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Event Huddle: The Power of Design

Event Huddle is an educational forum for hot topics and debates within the events industry, which is held at 1 Wimpole Street in London. This month’s Event Huddle discussion topic ventured into the creative world of event design and the importance of getting it right.

Hosted by Kevin Jackson, the panel consisted of three creative powerhouses: Robert Dunsmore, former ILEA board member and creative guru, visual stylist Georgie Moran, and Jordan Waid, VP brand experience at FreemanXP.

As a creative communications agency ourselves, who are consistently challenged to be more creative and deliver something ‘different’ for our clients, there were plenty of points mentioned that we experience first-hand. With many great ideas, issues and thought-provoking comments shared, it’s difficult to convey these all in one blog, so, hopefully this will provide a summary and several good points to take back to your desks, creative working spaces, coffee shops and so on. Alternatively, you can watch the full Event Huddle at the bottom of this page. To begin…

Is design important at events?

What do you think of when someone says, “event design”? Staging, creative stands, lighting, posters…?

These may be all true, but event design is much more. It is the whole holistic experience and journey. The design of the email invites to the food being served, the background music to the free handouts. It all matters.

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It’s also important to remember every event and every element that incorporates an event has been done before (the panel thinks). To make an event memorable for the audience there needs to be something that distinguishes it from the rest, and this is where design often plays a major role.

Good event design has the power to evoke and influence audience moods.

How does one become creative?

Tough question. Aren’t we all creative? Yes, of course. But it’s how we power and channel our creativity. ‘Creativity is like a muscle, the more exercise you do, the more it grows.’

Georgie – who has designed many fantastic sets and events – advised to enhance your creativity and gain new ideas, there are an array of tools to spark the imagination: YouTube, Instagram and Pinterest. These are all visual tools which can provide the best designs – even at a budget. Bringing us nicely onto our next section…

Event design on a budget

With an agency-led panel, the conversation mainly focused around how to excel with design when clients have a lower budget. Robert commented that there will always be a way to do or achieve a client brief, providing a rather lovely example –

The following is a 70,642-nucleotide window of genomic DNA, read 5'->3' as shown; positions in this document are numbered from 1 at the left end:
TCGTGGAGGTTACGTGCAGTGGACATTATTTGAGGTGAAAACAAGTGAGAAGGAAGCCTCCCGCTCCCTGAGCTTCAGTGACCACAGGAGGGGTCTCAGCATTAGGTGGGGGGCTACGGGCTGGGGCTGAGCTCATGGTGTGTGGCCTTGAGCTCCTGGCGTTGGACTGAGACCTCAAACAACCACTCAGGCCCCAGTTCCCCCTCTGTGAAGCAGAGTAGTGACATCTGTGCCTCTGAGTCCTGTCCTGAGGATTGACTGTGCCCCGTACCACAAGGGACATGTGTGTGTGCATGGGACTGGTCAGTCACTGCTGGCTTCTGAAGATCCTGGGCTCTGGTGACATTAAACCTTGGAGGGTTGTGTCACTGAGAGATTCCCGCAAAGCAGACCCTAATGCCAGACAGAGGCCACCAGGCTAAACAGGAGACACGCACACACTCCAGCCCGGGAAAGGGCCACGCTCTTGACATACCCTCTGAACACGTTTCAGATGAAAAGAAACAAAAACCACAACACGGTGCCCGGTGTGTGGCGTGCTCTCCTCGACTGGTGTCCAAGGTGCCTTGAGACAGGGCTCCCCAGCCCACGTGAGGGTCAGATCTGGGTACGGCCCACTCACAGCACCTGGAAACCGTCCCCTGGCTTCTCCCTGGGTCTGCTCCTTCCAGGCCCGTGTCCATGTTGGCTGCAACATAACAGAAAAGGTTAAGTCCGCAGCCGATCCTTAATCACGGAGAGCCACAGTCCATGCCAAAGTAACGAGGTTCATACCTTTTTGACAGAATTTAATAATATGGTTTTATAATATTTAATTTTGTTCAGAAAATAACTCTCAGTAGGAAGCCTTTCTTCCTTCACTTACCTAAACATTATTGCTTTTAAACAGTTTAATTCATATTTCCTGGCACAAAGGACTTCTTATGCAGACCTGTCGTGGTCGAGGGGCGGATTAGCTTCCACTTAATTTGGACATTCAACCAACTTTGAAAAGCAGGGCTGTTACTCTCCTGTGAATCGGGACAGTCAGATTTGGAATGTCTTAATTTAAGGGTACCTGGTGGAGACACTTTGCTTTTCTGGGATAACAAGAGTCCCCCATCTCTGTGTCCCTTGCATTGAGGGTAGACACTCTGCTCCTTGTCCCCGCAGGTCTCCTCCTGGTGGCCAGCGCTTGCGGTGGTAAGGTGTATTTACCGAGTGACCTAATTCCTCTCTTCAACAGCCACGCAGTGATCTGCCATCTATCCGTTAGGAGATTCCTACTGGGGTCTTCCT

‘If a client has asked for an interactive Twitter wall but the budget doesn’t allow for it, get a large blackboard and employ artists to scribe every tweet throughout the day.’

And with Twitter walls becoming the norm, that idea may be the piece that makes the audience remember.

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Before agencies look at cheaper alternatives, don’t be afraid to ask the client why? As creatives ourselves, we shouldn’t be afraid to question the clients, as at the end of the day, we all want to achieve the same results. Which is exactly what drp is all about…

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"Create dangerously, doing things differently is the only way greatness has ever been achieved"

How does the audience know what they want from an event?

“If I listened to my customer, they would’ve asked for a faster horse” – Henry Ford

I, personally, couldn’t agree more with this statement. As creatives, marketers and event managers, it’s our job to understand the audience and show them what they want. Research plays a vital role delivering successful event designs.

If you’re delivering an event for a premium brand with a premium audience, then it’s likely you’d steer towards a black/grey colour scheme as 54% of luxury brands use black. If your audience are eco-friendly with an interest in the environment, use a collection of trees to guide your audience to each area. It’s all about understanding your target demographic and designing every element to immerse them and give them the experience they want.

To summarise, I loved the point made by Robert which can be used for ourselves, our own company and clients –

“Create dangerously, doing things differently is the only way greatness has ever been achieved.”

Many fantastic points were made but, in an age where events are in abundance, being different will be far more effective. It is all about finding the distinguishing factor of success and using the power of design to ensure audiences walk away satisfied.

Watch the full Event Huddle here..

By David Lewis - Marketing & Social Media Executive